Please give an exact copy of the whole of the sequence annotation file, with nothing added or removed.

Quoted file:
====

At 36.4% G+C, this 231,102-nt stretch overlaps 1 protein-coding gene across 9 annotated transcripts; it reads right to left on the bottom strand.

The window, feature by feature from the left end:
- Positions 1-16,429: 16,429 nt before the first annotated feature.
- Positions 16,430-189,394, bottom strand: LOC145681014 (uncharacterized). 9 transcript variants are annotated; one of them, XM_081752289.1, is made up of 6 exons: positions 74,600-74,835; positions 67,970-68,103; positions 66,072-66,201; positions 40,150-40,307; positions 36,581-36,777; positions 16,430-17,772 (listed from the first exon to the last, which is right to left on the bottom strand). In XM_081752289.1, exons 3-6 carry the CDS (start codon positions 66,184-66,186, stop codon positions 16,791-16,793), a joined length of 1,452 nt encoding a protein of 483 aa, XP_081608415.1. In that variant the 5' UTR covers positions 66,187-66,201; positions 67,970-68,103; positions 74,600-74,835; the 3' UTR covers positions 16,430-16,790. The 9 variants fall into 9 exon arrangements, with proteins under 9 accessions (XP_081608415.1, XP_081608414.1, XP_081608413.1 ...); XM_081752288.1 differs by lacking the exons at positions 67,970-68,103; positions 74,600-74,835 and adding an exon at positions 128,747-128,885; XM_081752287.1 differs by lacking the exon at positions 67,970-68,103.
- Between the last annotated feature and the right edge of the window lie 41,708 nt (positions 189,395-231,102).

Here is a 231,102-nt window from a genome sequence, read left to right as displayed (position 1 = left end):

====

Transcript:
At 36.4% G+C, this 231,102-nt stretch overlaps 1 protein-coding gene across 9 annotated transcripts; it reads right to left on the bottom strand.

The window, feature by feature from the left end:
- Positions 1-16,429: 16,429 nt before the first annotated feature.
- Positions 16,430-189,394, bottom strand: LOC145681014 (uncharacterized). 9 transcript variants are annotated; one of them, XM_081752289.1, is made up of 6 exons: positions 74,600-74,835; positions 67,970-68,103; positions 66,072-66,201; positions 40,150-40,307; positions 36,581-36,777; positions 16,430-17,772 (listed from the first exon to the last, which is right to left on the bottom strand). In XM_081752289.1, exons 3-6 carry the CDS (start codon positions 66,184-66,186, stop codon positions 16,791-16,793), a joined length of 1,452 nt encoding a protein of 483 aa, XP_081608415.1. In that variant the 5' UTR covers positions 66,187-66,201; positions 67,970-68,103; positions 74,600-74,835; the 3' UTR covers positions 16,430-16,790. The 9 variants fall into 9 exon arrangements, with proteins under 9 accessions (XP_081608415.1, XP_081608414.1, XP_081608413.1 ...); XM_081752288.1 differs by lacking the exons at positions 67,970-68,103; positions 74,600-74,835 and adding an exon at positions 128,747-128,885; XM_081752287.1 differs by lacking the exon at positions 67,970-68,103.
- Between the last annotated feature and the right edge of the window lie 41,708 nt (positions 189,395-231,102).

Here is a 231,102-nt window from a genome sequence, read left to right as displayed (position 1 = left end):